Victoria will need 40,000 extra IT employees over the next six years in order to meet demand in 2020, according to new data from the Australian Computer Society and Deloitte Access Economics released today.
The data comes after the release of a recent report commissioned by ACS titled Australia’s Digital Pulse, which found that an extra 100,000 workers will be needed over the next six years to meet demand from companies.
According to the new local data, Victoria’s IT sector will grow by an additional 3.2 percent each year over the next six years – higher than the national average found in the Australia’s Digital Pulse report.
This will largely be due to the predicted growth in IT management jobs as a number of organisations are expected to base their organisations in Victoria. This was recently helped by Square announcing that they open an Australian office in Melbourne, and said they chose the city because of its “growing reputation as Australia’s technology hub”.
“Victoria has a large number of highly skilled workers, and as a result the state is an attractive place for leading edge companies to do business. What this report shows is that state based programs can deliver real results and because of this we are seeing the digital economy in Victoria reaching new heights,” ACS Victoria Chair, Craig Horne, said.
A serious shortage to meet demand
While there is high demand nationally, the ACS report has found a massive problem – we’re not creating enough graduates to meet demand, forcing companies to fill the skills gap by hiring people overseas.
Despite showing small levels of growth since 2009, the number of students enrolling in and completing their IT degrees are significantly lower than its peak during the “dot-com boom”.
The shortage has resulted in a weak graduate pipeline, with some companies disappointed in the quality and quantity. Businesses also fear that the skill shortage in Australia could make it harder to find those with more technical capabilities rather than general IT skills.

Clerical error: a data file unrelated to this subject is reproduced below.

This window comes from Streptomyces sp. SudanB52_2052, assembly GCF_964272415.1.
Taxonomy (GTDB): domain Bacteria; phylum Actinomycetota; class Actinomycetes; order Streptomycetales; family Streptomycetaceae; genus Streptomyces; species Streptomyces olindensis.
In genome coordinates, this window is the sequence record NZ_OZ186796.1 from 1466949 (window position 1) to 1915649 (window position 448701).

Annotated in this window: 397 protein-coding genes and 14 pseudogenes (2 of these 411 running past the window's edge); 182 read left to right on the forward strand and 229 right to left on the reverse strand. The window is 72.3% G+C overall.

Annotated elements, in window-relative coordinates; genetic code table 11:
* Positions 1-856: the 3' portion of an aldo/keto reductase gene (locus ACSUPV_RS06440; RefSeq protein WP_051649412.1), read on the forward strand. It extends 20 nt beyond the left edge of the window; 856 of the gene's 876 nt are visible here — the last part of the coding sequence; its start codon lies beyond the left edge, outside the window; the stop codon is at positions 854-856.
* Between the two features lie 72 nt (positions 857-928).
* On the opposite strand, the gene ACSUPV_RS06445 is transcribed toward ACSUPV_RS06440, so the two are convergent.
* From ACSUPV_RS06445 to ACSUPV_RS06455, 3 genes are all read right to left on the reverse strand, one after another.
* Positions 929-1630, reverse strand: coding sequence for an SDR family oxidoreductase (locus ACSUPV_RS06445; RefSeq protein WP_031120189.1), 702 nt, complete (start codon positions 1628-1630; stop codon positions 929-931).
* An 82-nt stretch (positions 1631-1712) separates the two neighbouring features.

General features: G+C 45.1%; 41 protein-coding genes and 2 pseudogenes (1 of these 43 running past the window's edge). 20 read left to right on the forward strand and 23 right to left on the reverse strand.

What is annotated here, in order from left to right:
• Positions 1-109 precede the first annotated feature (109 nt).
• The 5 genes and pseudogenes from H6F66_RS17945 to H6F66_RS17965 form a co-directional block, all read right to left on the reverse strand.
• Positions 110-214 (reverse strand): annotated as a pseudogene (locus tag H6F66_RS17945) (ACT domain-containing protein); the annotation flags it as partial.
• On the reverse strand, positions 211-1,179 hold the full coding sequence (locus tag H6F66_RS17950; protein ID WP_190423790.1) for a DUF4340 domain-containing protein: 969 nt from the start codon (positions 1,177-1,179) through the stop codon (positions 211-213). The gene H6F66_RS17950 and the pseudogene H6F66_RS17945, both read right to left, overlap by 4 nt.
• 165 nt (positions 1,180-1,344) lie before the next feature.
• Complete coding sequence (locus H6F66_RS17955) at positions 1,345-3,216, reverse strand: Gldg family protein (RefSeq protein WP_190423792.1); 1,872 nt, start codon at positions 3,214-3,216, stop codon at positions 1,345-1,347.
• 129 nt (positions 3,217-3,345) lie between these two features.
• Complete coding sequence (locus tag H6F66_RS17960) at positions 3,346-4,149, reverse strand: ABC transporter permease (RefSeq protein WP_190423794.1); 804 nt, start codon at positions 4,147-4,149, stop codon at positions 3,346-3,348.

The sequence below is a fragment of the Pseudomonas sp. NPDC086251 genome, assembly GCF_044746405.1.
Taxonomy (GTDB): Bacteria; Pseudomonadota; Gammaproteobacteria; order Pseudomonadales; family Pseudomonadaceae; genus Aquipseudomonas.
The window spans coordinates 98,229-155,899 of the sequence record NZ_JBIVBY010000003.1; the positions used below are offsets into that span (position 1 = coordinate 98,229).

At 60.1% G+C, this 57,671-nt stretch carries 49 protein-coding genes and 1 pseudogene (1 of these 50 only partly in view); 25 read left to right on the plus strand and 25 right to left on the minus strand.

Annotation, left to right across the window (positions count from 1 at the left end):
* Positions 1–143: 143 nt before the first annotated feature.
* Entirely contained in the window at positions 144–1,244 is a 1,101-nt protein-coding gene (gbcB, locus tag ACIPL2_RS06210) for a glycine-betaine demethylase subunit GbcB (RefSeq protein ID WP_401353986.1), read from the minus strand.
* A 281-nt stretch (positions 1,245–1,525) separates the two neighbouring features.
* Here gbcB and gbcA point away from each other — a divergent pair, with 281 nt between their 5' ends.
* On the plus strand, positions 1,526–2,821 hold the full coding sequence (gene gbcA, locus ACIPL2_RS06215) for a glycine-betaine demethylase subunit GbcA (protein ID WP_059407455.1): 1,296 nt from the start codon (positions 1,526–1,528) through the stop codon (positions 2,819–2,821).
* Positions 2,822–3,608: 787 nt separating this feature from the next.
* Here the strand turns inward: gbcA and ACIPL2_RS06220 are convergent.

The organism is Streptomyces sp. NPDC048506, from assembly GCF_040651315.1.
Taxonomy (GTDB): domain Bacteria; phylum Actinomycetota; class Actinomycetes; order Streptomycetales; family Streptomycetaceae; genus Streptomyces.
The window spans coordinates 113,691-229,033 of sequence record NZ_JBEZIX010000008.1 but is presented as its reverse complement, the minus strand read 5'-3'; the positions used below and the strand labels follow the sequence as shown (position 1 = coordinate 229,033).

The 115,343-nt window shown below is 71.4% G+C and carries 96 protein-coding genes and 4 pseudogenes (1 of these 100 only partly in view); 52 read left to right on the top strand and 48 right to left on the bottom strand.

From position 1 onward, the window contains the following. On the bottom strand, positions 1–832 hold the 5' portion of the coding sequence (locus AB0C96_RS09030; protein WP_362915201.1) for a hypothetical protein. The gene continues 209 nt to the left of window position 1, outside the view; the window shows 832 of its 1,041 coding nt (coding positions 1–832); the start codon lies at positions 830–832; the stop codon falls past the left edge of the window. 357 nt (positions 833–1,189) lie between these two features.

While there are signs that interest is sparking again, the authors note that the sectors still suffer from an image problem of “predominantly male ICT professionals engaged in desk-bound, repetitive, isolating jobs.”
So what does the plan say is the best way to reverse the skill shortage? Education. Education. Education.
They would like to see primary schools to start teaching basic digital literacy and computing skills, and ask the Federal and State governments to accelerate implementation of the Technologies component of the Australian Curriculum. They also want universities to promote the strength and diversity of IT study and career paths; and businesses to provide more opportunities for employees to develop their ICT skills.
“Australia needs to ensure that its education system, policy settings and business practices are all working towards equipping our workers with the required technological skills,” the report says.
“This will ensure that the Australian workforce is well-placed to meet the future challenges associated with digital disruption.”
Disclaimer: Terence Huynh is a student at Monash University Clayton studying Software Engineering.